Demonstrators clash with police officers during a protest in Aurora, Colorado, on June 27. Photo: Andy Cross/MediaNews Group/The Denver Post via Getty Images

The Business Roundtable called on Congress in a statement Wednesday to pass a police reform bill before its August recess.

Why it matters: The announcement by Business Roundtable, made up of CEOs of America’s 193 largest companies, reflects the rising pressure on corporations — from values-centric employees, shareholders and customers — to take stands on controversial public issues they once would have avoided.

The big picture: The business group issued a list of recommendations as Republicans and Democrats compete over differing police reform bills.

  • It recommends that Congress invest in community policing programs and creates a national police misconduct registry to catalog officer disciplinary records, which it believes will promote public accountability.
  • It also backs establishing a minimum national standard on the use of lethal and non-lethal force, banning chokeholds and carotid holds — except when deadly force is warranted — and creating higher standards for the use of no-knock warrants.

What they're saying: “Corporate America cannot sit this one out,” AT&T CEO Randall Stephenson said in a statement. "CEOs are leaning forward and saying 'We have a problem.' You cannot watch the George Floyd video and say 'we don't have a problem.'"

  • "There's a national outcry for reform. With these policy recommendations as a starting point for possible bipartisan consensus, we call on all Members of Congress to act in urgency and get something done and signed into law before August."

Go deeper: The major police reforms that have been enacted since George Floyd's death

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JPMorgan commits $30 billion to fight the racial wealth gap

Data: Fortune 500, Axios analysis of company statements, get the data; Chart: Andrew Witherspoon, Naema Ahmed/Axios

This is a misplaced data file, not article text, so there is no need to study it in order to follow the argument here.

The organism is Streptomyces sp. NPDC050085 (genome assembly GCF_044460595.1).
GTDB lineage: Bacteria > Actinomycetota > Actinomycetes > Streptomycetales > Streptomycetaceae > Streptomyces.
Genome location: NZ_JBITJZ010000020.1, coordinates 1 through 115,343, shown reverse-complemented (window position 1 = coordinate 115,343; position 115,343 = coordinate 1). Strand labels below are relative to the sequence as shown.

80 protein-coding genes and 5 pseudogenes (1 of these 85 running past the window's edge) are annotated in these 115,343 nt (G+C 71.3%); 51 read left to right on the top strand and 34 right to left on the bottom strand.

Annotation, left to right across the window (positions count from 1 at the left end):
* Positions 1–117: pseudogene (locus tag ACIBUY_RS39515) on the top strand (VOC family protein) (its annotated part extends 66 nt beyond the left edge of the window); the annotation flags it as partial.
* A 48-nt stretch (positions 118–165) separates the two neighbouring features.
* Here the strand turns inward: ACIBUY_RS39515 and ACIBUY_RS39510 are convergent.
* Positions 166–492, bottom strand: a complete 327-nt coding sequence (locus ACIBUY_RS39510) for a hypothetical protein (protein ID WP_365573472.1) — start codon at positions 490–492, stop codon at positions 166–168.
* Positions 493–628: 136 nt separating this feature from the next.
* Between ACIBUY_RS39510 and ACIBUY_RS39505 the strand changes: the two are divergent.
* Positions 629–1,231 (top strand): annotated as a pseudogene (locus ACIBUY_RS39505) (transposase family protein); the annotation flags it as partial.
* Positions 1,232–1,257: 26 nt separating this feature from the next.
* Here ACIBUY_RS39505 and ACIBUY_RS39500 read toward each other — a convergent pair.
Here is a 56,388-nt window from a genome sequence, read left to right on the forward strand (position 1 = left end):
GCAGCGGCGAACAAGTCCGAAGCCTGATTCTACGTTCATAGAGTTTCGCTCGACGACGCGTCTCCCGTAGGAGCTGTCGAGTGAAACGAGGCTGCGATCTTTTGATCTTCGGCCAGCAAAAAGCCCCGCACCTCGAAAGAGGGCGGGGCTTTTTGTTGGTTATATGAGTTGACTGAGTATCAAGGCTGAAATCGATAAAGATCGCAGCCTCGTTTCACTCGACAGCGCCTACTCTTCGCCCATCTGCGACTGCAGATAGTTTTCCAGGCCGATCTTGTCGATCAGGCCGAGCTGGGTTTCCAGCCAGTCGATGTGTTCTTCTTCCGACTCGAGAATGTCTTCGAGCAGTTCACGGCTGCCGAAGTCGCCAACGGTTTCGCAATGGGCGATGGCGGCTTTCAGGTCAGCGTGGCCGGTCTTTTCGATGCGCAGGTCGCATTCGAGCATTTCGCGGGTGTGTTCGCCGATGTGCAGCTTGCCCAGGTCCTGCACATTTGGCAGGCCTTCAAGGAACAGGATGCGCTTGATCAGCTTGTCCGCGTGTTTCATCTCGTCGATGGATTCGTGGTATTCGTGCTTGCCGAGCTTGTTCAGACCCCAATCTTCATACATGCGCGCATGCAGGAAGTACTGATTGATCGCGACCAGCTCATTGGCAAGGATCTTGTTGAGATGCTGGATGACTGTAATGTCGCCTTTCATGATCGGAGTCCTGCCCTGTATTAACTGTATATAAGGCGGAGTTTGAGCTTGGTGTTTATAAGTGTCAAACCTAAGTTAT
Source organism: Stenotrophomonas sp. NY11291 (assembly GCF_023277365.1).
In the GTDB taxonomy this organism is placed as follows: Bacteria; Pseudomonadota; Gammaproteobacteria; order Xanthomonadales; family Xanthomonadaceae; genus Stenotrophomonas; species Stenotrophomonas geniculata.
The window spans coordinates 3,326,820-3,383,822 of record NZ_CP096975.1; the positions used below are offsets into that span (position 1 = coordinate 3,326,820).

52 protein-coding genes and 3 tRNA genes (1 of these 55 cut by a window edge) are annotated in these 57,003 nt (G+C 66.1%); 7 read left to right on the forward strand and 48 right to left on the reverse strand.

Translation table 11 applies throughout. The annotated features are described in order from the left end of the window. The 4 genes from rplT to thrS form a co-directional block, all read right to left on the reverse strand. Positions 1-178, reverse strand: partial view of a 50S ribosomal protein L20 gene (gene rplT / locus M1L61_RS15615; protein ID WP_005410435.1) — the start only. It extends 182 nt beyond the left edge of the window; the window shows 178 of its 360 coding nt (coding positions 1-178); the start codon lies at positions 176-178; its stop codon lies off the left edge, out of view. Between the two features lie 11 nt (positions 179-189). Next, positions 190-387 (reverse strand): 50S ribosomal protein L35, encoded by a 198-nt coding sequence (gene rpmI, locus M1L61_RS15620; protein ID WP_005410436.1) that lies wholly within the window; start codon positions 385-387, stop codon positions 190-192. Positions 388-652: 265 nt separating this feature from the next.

JPMorgan Chase announced Thursday a $30 billion investment over the next five years that the company says will address some of the largest drivers of the massive wealth gap between Black and white Americans.

  • The commitment makes the bank by far the largest monetary contributor to efforts by businesses to fight systemic inequality and racism in the U.S.
Updated 2 hours ago - Politics & Policy

Coronavirus dashboard

Illustration: Aïda Amer/Axios

  1. Politics: Chris Christie: Wear a mask "or you may regret it — as I did" — Senate Democrats block vote on McConnell's targeted relief bill.
  2. Business: New state unemployment filings fall.
  3. Economy: Why the stimulus delay isn't a crisis (yet).
  4. Health: FDA approves Gilead's remdesivir as a coronavirus treatment How the pandemic might endMany U.S. deaths were avoidable.
  5. Education: Boston and Chicago send students back home for online learning.
  6. World: Spain and France exceed 1 million cases.

Early voting eclipses 2016 total with 12 days until election

People stand in line to vote early in Fairfax, Virginia in September. Photo: Tasos Katopodis/Getty Images

Americans have cast more than 47.1 million ballots in the 2020 presidential election, surpassing the total early-vote count for 2016 with 12 days left until Election Day, according to a Washington Post analysis of voting data.

Why it matters: The election is already underway, as many states have expanded early and mail-in voting options because of the coronavirus pandemic.